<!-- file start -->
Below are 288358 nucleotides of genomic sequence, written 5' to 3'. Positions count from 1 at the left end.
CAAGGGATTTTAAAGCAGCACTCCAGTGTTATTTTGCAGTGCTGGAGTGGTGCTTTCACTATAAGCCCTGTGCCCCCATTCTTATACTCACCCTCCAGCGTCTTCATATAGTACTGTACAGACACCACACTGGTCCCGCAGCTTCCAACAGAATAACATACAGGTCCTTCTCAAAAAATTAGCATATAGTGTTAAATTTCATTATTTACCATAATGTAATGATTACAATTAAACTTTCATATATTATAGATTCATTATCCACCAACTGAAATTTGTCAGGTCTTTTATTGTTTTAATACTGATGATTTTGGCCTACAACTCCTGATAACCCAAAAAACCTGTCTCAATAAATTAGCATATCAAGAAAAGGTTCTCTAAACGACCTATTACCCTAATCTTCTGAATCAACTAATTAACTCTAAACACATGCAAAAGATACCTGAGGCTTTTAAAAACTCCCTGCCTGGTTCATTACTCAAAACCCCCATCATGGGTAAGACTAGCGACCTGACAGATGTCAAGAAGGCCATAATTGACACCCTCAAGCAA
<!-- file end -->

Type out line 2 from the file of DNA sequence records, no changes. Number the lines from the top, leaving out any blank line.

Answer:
CAAGGGATTTTAAAGCAGCACTCCAGTGTTATTTTGCAGTGCTGGAGTGGTGCTTTCACTATAAGCCCTGTGCCCCCATTCTTATACTCACCCTCCAGCGTCTTCATATAGTACTGTACAGACACCACACTGGTCCCGCAGCTTCCAACAGAATAACATACAGGTCCTTCTCAAAAAATTAGCATATAGTGTTAAATTTCATTATTTACCATAATGTAATGATTACAATTAAACTTTCATATATTATAGATTCATTATCCACCAACTGAAATTTGTCAGGTCTTTTATTGTTTTAATACTGATGATTTTGGCCTACAACTCCTGATAACCCAAAAAACCTGTCTCAATAAATTAGCATATCAAGAAAAGGTTCTCTAAACGACCTATTACCCTAATCTTCTGAATCAACTAATTAACTCTAAACACATGCAAAAGATACCTGAGGCTTTTAAAAACTCCCTGCCTGGTTCATTACTCAAAACCCCCATCATGGGTAAGACTAGCGACCTGACAGATGTCAAGAAGGCCATAATTGACACCCTCAAGCAA